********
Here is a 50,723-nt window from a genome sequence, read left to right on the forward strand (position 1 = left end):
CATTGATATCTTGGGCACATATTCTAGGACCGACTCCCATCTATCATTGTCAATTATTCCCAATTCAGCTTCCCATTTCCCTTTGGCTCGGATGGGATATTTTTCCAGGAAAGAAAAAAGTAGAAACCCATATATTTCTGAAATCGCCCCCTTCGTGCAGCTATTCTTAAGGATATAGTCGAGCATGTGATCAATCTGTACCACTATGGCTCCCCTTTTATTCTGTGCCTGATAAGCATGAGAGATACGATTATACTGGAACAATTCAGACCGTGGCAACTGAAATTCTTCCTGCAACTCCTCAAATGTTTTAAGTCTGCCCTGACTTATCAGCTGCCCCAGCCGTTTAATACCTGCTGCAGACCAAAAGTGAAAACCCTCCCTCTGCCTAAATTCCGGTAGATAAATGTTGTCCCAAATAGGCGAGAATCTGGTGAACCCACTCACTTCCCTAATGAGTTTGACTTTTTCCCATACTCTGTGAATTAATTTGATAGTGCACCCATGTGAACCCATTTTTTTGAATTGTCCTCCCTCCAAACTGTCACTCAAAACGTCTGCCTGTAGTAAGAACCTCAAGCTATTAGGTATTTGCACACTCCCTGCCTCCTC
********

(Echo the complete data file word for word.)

Here is a 50,723-nt window from a genome sequence, read left to right on the forward strand (position 1 = left end):
CATTGATATCTTGGGCACATATTCTAGGACCGACTCCCATCTATCATTGTCAATTATTCCCAATTCAGCTTCCCATTTCCCTTTGGCTCGGATGGGATATTTTTCCAGGAAAGAAAAAAGTAGAAACCCATATATTTCTGAAATCGCCCCCTTCGTGCAGCTATTCTTAAGGATATAGTCGAGCATGTGATCAATCTGTACCACTATGGCTCCCCTTTTATTCTGTGCCTGATAAGCATGAGAGATACGATTATACTGGAACAATTCAGACCGTGGCAACTGAAATTCTTCCTGCAACTCCTCAAATGTTTTAAGTCTGCCCTGACTTATCAGCTGCCCCAGCCGTTTAATACCTGCTGCAGACCAAAAGTGAAAACCCTCCCTCTGCCTAAATTCCGGTAGATAAATGTTGTCCCAAATAGGCGAGAATCTGGTGAACCCACTCACTTCCCTAATGAGTTTGACTTTTTCCCATACTCTGTGAATTAATTTGATAGTGCACCCATGTGAACCCATTTTTTTGAATTGTCCTCCCTCCAAACTGTCACTCAAAACGTCTGCCTGTAGTAAGAACCTCAAGCTATTAGGTATTTGCACACTCCCTGCCTCCTC